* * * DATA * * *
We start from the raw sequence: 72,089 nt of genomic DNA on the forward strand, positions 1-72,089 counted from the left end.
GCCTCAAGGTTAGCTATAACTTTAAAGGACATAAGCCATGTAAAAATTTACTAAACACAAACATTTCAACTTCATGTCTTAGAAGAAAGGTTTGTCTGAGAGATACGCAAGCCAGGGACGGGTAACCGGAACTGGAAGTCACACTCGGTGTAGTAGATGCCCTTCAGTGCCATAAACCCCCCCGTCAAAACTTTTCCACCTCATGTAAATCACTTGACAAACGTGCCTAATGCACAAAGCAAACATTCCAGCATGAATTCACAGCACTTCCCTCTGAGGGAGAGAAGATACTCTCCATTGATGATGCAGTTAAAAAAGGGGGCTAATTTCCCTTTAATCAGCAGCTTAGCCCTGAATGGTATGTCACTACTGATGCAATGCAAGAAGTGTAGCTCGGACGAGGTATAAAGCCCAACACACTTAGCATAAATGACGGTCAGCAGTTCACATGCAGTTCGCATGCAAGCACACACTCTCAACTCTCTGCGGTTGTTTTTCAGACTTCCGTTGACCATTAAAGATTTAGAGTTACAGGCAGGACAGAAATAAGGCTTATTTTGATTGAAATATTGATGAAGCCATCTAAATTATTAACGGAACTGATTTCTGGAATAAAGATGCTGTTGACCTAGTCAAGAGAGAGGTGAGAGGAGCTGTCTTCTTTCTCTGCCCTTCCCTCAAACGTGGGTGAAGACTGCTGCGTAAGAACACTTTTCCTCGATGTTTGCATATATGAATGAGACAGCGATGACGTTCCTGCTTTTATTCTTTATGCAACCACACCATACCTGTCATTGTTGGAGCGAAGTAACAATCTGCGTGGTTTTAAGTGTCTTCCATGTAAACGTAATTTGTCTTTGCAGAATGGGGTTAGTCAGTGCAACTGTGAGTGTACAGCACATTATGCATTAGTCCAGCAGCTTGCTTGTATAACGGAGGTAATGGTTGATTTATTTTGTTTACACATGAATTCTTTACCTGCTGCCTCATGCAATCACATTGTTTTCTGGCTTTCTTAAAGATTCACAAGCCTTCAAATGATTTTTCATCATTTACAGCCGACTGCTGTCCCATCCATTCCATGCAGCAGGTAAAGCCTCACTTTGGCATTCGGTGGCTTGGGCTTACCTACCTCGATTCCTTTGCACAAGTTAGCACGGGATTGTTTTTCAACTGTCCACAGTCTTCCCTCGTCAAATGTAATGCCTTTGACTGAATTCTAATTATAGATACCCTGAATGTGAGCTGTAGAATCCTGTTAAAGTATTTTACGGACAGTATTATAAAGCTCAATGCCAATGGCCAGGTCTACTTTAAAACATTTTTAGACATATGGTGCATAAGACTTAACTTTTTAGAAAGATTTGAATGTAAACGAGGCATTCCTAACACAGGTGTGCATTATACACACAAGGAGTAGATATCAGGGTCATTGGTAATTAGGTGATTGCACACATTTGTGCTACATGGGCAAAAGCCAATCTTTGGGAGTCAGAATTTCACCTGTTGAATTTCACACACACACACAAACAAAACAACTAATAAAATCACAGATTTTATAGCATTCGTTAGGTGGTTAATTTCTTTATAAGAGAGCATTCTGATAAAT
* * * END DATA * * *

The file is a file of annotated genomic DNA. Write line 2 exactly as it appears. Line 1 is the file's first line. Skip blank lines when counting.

GCCTCAAGGTTAGCTATAACTTTAAAGGACATAAGCCATGTAAAAATTTACTAAACACAAACATTTCAACTTCATGTCTTAGAAGAAAGGTTTGTCTGAGAGATACGCAAGCCAGGGACGGGTAACCGGAACTGGAAGTCACACTCGGTGTAGTAGATGCCCTTCAGTGCCATAAACCCCCCCGTCAAAACTTTTCCACCTCATGTAAATCACTTGACAAACGTGCCTAATGCACAAAGCAAACATTCCAGCATGAATTCACAGCACTTCCCTCTGAGGGAGAGAAGATACTCTCCATTGATGATGCAGTTAAAAAAGGGGGCTAATTTCCCTTTAATCAGCAGCTTAGCCCTGAATGGTATGTCACTACTGATGCAATGCAAGAAGTGTAGCTCGGACGAGGTATAAAGCCCAACACACTTAGCATAAATGACGGTCAGCAGTTCACATGCAGTTCGCATGCAAGCACACACTCTCAACTCTCTGCGGTTGTTTTTCAGACTTCCGTTGACCATTAAAGATTTAGAGTTACAGGCAGGACAGAAATAAGGCTTATTTTGATTGAAATATTGATGAAGCCATCTAAATTATTAACGGAACTGATTTCTGGAATAAAGATGCTGTTGACCTAGTCAAGAGAGAGGTGAGAGGAGCTGTCTTCTTTCTCTGCCCTTCCCTCAAACGTGGGTGAAGACTGCTGCGTAAGAACACTTTTCCTCGATGTTTGCATATATGAATGAGACAGCGATGACGTTCCTGCTTTTATTCTTTATGCAACCACACCATACCTGTCATTGTTGGAGCGAAGTAACAATCTGCGTGGTTTTAAGTGTCTTCCATGTAAACGTAATTTGTCTTTGCAGAATGGGGTTAGTCAGTGCAACTGTGAGTGTACAGCACATTATGCATTAGTCCAGCAGCTTGCTTGTATAACGGAGGTAATGGTTGATTTATTTTGTTTACACATGAATTCTTTACCTGCTGCCTCATGCAATCACATTGTTTTCTGGCTTTCTTAAAGATTCACAAGCCTTCAAATGATTTTTCATCATTTACAGCCGACTGCTGTCCCATCCATTCCATGCAGCAGGTAAAGCCTCACTTTGGCATTCGGTGGCTTGGGCTTACCTACCTCGATTCCTTTGCACAAGTTAGCACGGGATTGTTTTTCAACTGTCCACAGTCTTCCCTCGTCAAATGTAATGCCTTTGACTGAATTCTAATTATAGATACCCTGAATGTGAGCTGTAGAATCCTGTTAAAGTATTTTACGGACAGTATTATAAAGCTCAATGCCAATGGCCAGGTCTACTTTAAAACATTTTTAGACATATGGTGCATAAGACTTAACTTTTTAGAAAGATTTGAATGTAAACGAGGCATTCCTAACACAGGTGTGCATTATACACACAAGGAGTAGATATCAGGGTCATTGGTAATTAGGTGATTGCACACATTTGTGCTACATGGGCAAAAGCCAATCTTTGGGAGTCAGAATTTCACCTGTTGAATTTCACACACACACACAAACAAAACAACTAATAAAATCACAGATTTTATAGCATTCGTTAGGTGGTTAATTTCTTTATAAGAGAGCATTCTGATAAAT